The food and urbanizations of the future

Contenido para El economista

Contenido para
El economista

The food and urbanizations of the future

Contenido para El economista

Illustration by Inés Antuñano.

Illustration by Inés Antuñano.

From the creation of food to the development of big cities, everything has been connected. The domino effect is reflected in our methods of consumption, the way we plant, harvest and produce our food, everything is related to the environment and the planet on which we live.

These actions can affect or contribute positively or negatively to our environment. The cities of the future will depend on the way in which we interact and respond to our customs and habits, the goal in future design: the quality of life of users through sustainable practices.

Flora Farms, Cabo.

When planning cities, we must consider infrastructure and services as energy, transport, water, education, health services, taking into account the waste and pollutants generated that affect our planet and global warming; but we must start with production and the way we consume our food.

It takes 7kg of grain and 15,000 liters of water to produce 1kg of beef, each of these kilograms requires energy and water for its production and transport, on average you travel 1,200 kilometres to get from farm to plate, this equals 11% of the carbon footprint. 

From the moment we buy food, to its consumption or waste, it has an impact on climate change, we must ask ourselves where it came from, how far it has traveled to reach the point of sale, what were its cultivation methods, how much energy was required for its production. The closer your production is, the less emissions are generated because they are fresh supplies that require less refrigeration and therefore less energy consumption, less distance traveled and it also ends up in supporting local production, that translates to: greater benefits for our planet and for us.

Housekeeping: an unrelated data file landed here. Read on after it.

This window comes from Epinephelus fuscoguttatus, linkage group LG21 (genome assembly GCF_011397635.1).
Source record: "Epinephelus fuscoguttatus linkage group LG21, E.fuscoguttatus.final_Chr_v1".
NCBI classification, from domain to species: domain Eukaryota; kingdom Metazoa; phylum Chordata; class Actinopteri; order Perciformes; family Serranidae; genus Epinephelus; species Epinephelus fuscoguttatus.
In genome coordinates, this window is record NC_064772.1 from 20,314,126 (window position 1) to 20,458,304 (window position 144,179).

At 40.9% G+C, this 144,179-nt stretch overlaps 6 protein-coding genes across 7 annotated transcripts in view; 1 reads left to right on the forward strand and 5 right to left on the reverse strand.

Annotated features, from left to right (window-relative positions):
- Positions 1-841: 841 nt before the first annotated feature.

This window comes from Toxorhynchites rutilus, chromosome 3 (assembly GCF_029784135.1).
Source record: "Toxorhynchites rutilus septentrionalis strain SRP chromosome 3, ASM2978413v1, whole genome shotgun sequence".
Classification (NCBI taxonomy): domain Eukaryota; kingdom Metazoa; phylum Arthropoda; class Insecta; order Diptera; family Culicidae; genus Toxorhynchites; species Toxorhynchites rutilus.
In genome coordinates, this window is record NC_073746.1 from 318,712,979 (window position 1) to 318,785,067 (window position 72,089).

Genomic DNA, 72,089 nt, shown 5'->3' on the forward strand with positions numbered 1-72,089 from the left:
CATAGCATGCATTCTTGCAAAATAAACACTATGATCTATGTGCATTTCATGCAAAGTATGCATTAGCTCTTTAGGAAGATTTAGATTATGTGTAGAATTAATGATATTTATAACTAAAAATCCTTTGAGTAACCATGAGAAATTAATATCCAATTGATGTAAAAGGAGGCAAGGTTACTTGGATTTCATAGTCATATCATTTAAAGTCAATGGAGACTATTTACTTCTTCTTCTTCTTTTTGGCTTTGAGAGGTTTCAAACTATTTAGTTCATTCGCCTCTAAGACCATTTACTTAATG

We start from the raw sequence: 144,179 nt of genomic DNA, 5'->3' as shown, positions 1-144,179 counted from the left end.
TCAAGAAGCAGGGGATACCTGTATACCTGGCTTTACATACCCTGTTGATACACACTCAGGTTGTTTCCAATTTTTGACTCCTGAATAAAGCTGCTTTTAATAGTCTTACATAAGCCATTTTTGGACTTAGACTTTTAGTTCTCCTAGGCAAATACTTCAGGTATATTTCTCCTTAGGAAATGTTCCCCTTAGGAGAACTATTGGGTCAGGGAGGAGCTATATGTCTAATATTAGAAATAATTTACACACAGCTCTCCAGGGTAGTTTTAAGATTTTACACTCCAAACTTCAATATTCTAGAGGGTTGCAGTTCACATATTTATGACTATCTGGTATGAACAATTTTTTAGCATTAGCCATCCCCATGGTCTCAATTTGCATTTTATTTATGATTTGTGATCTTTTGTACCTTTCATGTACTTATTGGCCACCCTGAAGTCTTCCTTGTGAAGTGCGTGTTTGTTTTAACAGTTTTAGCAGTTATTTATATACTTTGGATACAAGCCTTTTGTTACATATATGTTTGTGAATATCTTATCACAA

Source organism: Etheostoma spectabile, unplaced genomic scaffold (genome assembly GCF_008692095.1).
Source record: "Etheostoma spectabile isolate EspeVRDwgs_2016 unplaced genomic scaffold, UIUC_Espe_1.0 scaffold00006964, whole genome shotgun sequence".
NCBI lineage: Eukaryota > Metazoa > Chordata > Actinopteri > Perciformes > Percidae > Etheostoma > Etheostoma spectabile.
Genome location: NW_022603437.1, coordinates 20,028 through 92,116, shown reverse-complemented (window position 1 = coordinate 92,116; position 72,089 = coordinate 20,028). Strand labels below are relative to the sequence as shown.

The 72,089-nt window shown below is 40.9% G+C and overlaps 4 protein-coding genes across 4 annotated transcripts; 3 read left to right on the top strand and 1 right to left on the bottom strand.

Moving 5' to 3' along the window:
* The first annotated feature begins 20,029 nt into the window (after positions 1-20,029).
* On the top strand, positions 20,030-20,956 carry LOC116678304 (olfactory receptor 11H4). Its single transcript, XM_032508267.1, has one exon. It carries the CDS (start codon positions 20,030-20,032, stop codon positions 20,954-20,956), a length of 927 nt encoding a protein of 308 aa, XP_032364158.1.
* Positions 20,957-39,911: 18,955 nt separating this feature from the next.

FUNLEO, Colombia.

If we think about intelligent cities of the future for the benefit of human beings, we must begin to design self-sustainable systems where whatever is produced in that land is produced naturally, without chemicals or pesticides, we must return to the basics, currently 98% of food does not grow on fertile land. 

The “back to basics” food trend refers to unpackaged, unprocessed food of organic and local origin. During the Industrial Revolution that began in the second half of the 18th century, it was very easy to expand cities, move from rural to urban scenarios and grow apart from food production sites, leaving the agrarian society in the past and reaching the industrial society, and thus force the land to produce food that was not necessarily given in those sites.

That’s how the design of “Smart Downtowns” began, providing places where we must have access to all local services and food, integrating the natural movement of cities to pedestrians that walk their streets organically.

Yolcan, Mexico city.

This is how innovating kitchen proposals started looking to offer meals with endemic products and even more specifically, with seasonal inputs. Now they look to collaborate and impact the trend of “Zero Foodprint” by using all the local resources and therefore, take care of the ecosystem. In Mexico there’s sustainable concepts from famous chefs such as Enrique Olvera at Molino el Pujol, Pujol itself, Expendio de Maíz, Elena Lugo at La cocina del Nicos, Santiago Muñoz with his corn laboratory in Maizajo, local farmers such as Yolcán and restaurants like Contramar seek to contribute to the environment with their concepts. 

*Our specialty is the Food & Beverage (F&B) industry.

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